Deception, ExoNETs, SmushWare, & Organic Data: Tech-facilitated neurorehabilitation & human-machine training
Centre for Neurotechnology seminar from James Patton
Professor of Bioengineering, University of Illinois at Chicago, Research Scientist, Shirley Ryan AbilityLab
Abstract: Making use of visual display technology and human-robotic interfaces, many researchers have illustrated various opportunities to distort visual and physical realities. We have had success with interventions such as error augmentation, sensory crossover, and negative viscosity. Judicial application of these techniques leads to training situations that enhance the learning process and can restore movement ability after neural injury. I will trace out clinical studies that have employed such technologies to improve the health and function, as well as share some leading-edge insights that include deceiving the patient, moving the “smarts” of software into the hardware, and examining clinical effectiveness.
Bio: James L. Patton received BS mechanical engineering & engineering science from University of Michigan (1989), MS in theoretical mechanics from Michigan State (1993), and PhD biomedical engineering from Northwestern University (1998). He is Professor of Bioengineering at University of Illinois Chicago, and research scientist at the Shirley Ryan AbilityLab. He worked in automotive manufacturing and nuclear medicine before discovering control of human movement. His interests include robotic teaching, controls, haptics, modeling, human-machine interfaces, and technology-facilitated recovery from a brain injury. Patton is vice president of conferences for the IEEE-EMB society, and Associate Editor of IEEE Transactions on Biomedical Engineering, and Medical Robotics and Bionics.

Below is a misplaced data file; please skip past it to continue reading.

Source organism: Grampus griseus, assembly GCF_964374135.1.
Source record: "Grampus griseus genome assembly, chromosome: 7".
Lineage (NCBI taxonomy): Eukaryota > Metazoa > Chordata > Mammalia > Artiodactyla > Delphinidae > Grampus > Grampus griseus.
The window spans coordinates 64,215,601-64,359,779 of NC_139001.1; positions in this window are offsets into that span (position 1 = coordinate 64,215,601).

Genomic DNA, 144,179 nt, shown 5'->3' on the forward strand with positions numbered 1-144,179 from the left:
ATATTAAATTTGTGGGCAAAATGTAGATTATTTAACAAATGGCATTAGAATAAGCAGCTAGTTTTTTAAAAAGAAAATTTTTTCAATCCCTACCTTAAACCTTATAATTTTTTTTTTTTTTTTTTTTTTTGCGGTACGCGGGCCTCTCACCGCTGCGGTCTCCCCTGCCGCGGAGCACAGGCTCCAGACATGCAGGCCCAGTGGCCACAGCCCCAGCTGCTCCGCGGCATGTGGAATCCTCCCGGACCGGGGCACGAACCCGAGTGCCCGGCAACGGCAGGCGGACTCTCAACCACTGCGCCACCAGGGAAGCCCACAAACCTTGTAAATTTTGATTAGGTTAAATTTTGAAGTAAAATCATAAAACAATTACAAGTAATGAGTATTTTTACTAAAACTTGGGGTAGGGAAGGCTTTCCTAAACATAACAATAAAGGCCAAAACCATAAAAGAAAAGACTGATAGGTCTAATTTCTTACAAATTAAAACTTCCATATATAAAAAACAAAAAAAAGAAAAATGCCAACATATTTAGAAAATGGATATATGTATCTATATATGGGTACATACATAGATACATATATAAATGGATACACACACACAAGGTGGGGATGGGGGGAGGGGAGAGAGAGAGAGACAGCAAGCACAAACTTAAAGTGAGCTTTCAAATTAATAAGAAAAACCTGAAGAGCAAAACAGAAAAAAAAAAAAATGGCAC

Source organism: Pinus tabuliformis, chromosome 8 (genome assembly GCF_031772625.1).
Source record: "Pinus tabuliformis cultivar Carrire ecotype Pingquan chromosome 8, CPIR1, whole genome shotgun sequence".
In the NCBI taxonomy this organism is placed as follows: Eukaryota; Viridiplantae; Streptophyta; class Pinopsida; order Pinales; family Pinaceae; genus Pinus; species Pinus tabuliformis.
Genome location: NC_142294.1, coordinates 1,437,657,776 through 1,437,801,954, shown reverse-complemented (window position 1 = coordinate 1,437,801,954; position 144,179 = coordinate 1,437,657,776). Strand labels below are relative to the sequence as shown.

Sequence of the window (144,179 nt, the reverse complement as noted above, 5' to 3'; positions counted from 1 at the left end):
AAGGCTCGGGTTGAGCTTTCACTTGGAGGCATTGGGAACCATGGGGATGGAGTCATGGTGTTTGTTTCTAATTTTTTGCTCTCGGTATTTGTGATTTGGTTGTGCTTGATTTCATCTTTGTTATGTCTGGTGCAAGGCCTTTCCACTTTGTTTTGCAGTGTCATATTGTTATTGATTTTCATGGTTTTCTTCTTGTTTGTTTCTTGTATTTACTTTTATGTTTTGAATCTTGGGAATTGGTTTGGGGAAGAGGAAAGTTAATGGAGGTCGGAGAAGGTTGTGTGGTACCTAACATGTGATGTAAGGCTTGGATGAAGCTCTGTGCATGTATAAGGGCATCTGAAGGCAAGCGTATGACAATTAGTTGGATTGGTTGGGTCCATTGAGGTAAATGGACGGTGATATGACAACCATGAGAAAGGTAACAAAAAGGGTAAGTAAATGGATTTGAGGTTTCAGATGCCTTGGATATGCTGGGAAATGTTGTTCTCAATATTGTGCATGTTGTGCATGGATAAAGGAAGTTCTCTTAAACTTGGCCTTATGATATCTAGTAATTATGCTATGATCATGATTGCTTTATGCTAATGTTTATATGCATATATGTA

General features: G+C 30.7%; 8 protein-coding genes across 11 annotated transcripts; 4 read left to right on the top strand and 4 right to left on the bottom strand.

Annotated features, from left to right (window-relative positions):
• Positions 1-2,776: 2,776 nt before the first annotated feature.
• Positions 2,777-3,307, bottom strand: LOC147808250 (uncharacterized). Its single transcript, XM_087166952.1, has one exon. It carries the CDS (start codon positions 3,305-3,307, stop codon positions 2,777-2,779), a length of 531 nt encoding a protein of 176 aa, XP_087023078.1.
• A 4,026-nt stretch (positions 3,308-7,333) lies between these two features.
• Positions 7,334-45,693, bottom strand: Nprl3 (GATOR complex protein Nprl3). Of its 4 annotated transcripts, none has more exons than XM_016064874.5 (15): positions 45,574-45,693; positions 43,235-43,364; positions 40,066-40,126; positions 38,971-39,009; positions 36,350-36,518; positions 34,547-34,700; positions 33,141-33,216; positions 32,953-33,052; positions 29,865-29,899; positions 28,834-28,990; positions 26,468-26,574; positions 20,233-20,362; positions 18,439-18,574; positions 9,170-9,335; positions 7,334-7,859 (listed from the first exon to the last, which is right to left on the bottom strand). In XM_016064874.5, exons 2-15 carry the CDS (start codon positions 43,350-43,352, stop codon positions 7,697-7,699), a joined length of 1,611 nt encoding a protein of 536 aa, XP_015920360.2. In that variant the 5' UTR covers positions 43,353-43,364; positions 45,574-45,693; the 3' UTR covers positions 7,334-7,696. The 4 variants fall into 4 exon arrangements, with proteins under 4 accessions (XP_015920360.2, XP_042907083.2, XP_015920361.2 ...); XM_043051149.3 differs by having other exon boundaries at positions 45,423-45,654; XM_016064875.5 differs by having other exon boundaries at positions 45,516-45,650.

The KineAssist (TM) robotic device (HDT Robotics, Incorporated) will be discussed as part of a research program on an early model. It was used to test a novel research concept on training with a custom attachment made in our labs.
The Burt robotic device (Barrett Technologies, Inc) will be mentioned as one of our latest research studies which our group has developed novel custom software for training to perform a preliminary clinical test. This device was developed with the consulting advice with Patton, who received consulting fees for his time in the past.
Objectives: Participants should gain the ability to Discuss
- History and motivation for the field of therapeutic robotics
- Barriers and opportunities this field
- Critiques of Dr. Patton and others’ approaches to these goals
The seminar will take place via Microsoft Teams. Advance registration is required. The link to join will be provided in your registration confirmation and in reminder emails.
There is no need to download the Microsoft Teams app if accessing the seminar via desktop or laptop as you can join via a browser, however if using a mobile device, you will need to download the Teams app in advance.